Fiscal Justice to Address Inequality
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IF people have the space, voice, and agency to exercise their rights and use this to influence and monitor fiscal systems, then they will have the power to mobilise greater revenue and increase spending for quality public services. This is what is referred to as fiscal justice. Global experience demonstrates that fiscal policies, i.e., government policies on taxation and public spending can be among the best tools to fight against extreme economic inequality. A truly ‘progressive fiscal system’ (progressive taxation and pro-poor public spending) redistributes resources and power towards those who are the most excluded and marginalized; and, in turn, it can restrain inequality. At the same time, the revenue thus generated can fund the much needed public services that in turn play a critical role in correcting historical injustices and bringing about increased social equality. This investment, furthermore, fuels a virtuous cycle where stronger investment in human capital leads to greater economic and social progress.

Unfortunately, India’s taxation system is regressive due to heavy reliance on indirect taxes. A regressive tax regime is one where an equal amount of tax is borne by the rich and poor; indirect taxes like Value Added Tax (VAT) that are charged equally to anyone making a purchase to obtain a certain amount goods and services are said to be regressive. In 2016-17, 68% of total tax revenues (centre & states combined) was collected from Indirect Taxes, which clearly shows India’s dependence on indirect taxes. (Indian Public Finance Statistics 2016-17) The newly reformed Goods and Services Tax (GST), which subsumes most indirect taxes is regressive and risks further fuelling inequality.

In contrast, personal income tax in India is considered as progressive; but, only a tiny fraction of workforce comes under this. The biggest share of direct tax revenue is corporate taxation. However, if we compare it globally, India’s rate is moderate (34.61% compared to a global average of 23.62%). The effective corporate rate, however, taking exemptions into consideration is only 26.87%. (Corporate Tax Exemptions, Working Paper, OIN 10/Corporate%20Tax%20Exemptions.pdf)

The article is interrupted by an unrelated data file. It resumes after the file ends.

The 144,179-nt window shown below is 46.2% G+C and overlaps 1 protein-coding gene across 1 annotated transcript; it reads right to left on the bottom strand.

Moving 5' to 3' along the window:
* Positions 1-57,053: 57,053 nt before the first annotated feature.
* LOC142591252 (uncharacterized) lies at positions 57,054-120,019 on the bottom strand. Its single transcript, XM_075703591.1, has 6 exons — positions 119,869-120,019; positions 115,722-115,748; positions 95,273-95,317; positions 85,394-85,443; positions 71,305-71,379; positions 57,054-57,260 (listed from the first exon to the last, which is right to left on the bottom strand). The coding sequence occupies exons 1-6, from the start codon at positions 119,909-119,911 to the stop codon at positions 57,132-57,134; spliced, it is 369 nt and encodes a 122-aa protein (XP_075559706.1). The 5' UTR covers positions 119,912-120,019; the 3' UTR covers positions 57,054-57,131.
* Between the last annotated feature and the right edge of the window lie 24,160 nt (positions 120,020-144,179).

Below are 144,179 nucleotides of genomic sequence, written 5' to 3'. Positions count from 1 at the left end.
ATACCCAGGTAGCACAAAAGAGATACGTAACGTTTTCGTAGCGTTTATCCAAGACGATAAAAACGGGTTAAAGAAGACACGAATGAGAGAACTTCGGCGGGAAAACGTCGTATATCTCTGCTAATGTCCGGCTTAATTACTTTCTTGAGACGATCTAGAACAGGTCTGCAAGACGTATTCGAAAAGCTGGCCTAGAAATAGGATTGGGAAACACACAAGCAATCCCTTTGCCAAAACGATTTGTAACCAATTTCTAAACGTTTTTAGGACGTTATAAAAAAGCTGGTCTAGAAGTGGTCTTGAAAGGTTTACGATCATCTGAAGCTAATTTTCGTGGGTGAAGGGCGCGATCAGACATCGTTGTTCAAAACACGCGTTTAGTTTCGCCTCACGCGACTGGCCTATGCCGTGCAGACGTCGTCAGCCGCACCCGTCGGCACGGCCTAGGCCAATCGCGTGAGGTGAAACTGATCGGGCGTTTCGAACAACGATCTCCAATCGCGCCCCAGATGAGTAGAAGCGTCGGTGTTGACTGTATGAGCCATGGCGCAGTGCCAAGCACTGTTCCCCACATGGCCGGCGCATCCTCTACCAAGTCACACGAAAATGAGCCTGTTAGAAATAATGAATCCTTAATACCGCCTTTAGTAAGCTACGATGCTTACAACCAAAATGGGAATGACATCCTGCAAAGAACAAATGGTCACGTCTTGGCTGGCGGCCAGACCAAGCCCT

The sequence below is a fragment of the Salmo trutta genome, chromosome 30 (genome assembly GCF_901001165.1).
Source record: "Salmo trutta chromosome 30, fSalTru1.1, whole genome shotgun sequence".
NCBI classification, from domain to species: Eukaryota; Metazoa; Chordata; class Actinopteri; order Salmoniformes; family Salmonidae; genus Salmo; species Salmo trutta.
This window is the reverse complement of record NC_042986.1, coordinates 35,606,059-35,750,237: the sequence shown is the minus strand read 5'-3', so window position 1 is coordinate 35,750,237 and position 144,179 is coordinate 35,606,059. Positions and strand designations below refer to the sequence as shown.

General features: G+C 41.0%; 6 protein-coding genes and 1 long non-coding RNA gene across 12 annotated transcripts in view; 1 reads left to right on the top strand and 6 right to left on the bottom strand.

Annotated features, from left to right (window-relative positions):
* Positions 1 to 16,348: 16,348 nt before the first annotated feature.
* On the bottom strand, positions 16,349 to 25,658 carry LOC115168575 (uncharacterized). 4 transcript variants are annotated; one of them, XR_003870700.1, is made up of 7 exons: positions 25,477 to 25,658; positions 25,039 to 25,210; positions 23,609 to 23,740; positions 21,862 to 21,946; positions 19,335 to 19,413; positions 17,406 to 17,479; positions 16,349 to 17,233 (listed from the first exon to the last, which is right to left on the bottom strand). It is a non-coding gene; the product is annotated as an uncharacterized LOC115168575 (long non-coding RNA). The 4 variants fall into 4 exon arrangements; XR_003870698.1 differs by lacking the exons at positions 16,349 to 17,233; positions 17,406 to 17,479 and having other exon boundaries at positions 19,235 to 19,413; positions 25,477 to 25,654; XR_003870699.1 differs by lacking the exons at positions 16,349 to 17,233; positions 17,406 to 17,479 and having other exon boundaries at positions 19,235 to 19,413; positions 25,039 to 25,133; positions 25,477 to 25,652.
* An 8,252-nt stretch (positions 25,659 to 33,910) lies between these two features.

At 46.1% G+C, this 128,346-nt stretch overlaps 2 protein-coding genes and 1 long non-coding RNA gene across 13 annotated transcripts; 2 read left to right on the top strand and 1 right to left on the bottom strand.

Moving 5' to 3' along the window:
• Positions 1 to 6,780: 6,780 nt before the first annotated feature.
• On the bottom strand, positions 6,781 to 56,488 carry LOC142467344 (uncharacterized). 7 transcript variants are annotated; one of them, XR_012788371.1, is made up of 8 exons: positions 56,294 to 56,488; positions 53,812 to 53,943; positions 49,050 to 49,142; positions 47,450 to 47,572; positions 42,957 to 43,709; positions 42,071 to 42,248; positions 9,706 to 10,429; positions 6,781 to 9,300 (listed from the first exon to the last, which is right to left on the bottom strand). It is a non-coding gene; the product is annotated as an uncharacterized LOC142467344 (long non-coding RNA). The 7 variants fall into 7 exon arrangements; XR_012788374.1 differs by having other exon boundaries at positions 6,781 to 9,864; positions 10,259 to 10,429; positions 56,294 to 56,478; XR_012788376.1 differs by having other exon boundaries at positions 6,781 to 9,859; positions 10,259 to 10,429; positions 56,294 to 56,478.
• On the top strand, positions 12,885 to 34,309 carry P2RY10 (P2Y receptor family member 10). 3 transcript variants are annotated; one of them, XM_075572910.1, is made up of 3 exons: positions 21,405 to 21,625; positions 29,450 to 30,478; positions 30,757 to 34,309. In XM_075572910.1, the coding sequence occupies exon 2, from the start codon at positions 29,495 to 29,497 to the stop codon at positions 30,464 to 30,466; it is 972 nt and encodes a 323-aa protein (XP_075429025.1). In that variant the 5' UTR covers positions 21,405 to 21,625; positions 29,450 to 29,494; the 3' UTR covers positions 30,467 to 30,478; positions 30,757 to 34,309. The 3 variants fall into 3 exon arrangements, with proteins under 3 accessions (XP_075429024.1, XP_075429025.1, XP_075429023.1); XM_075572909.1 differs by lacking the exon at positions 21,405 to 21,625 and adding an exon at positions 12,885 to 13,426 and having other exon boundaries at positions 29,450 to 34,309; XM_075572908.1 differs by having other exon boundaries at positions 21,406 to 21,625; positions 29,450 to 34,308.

Despite this already low tax rate, corporates are lobbying for further reductions. The government appears inclined towards that direction, albeit accompanied by phasing out of exemptions. If tax exemption and cut in the tax rates are not manoeuvred properly, it would lead to accumulation of more private wealth. This may worsen inequality in India. These exemptions are particularly unfortunate given that India’s overall tax revenue is low, reflected in low tax GDP ratio, which means that India has limited resources for providing important public services and expanding the social protection net. Apart from corporate tax, there is a strong case to introduce progressive taxation measures like the wealth tax and inheritance tax that have the potential to not only generate revenues for the government but also to arrest growing income inequality in the country.

Cracking Down on Corruption

Tackling corruption is central to achieving universal public services and social protection.

Corruption impacts inequality in different ways. As the most basic level, the poorest people are more likely to have to pay bribes. In India, Transparency International data shows that India’s ranking slid to 81 among a group of 180 countries. The Corruption Perception Index 2017 also singled out India as one of the ‘worst offenders’ in the Asia-Pacific region. The index measures perception of corruption in the public sector. India’s score remained intact at 40 points in both 2016 and 2017; it is below the global average of 43. Transparency International found that crackdowns on non-governmental organisations (NGOs) and media were associated with higher levels of corruption in the world. (

The 2018 CMS-India Corruption Study found that 75% households have the perception that the level of corruption in public services has either increased or remained same during the last 12 months. Further, perception about Union government’s commitment to reduce corruption in public services has seen a decline from 41% in 2017 to 31% in 2018. (

Healthcare in India

IN India, the highest-quality medical care is only available to those who have the money to pay for it. The country is a top destination for medical tourism. At the same time, levels of public spending on health are some of the lowest in the world. The poorest Indian states have infant mortality rates higher than those in sub-Saharan Africa. India is home to the largest number of people pushed into poverty by health expenses; paying for medicines is the chief cause.


Oxfam Director Winnie Byanyima at World Economic Forum, Davos

WE have a tax system that leaks so much, which allows a 170 billion dollars to be taken every year to tax havens, and be denied the developing countries which need it the most.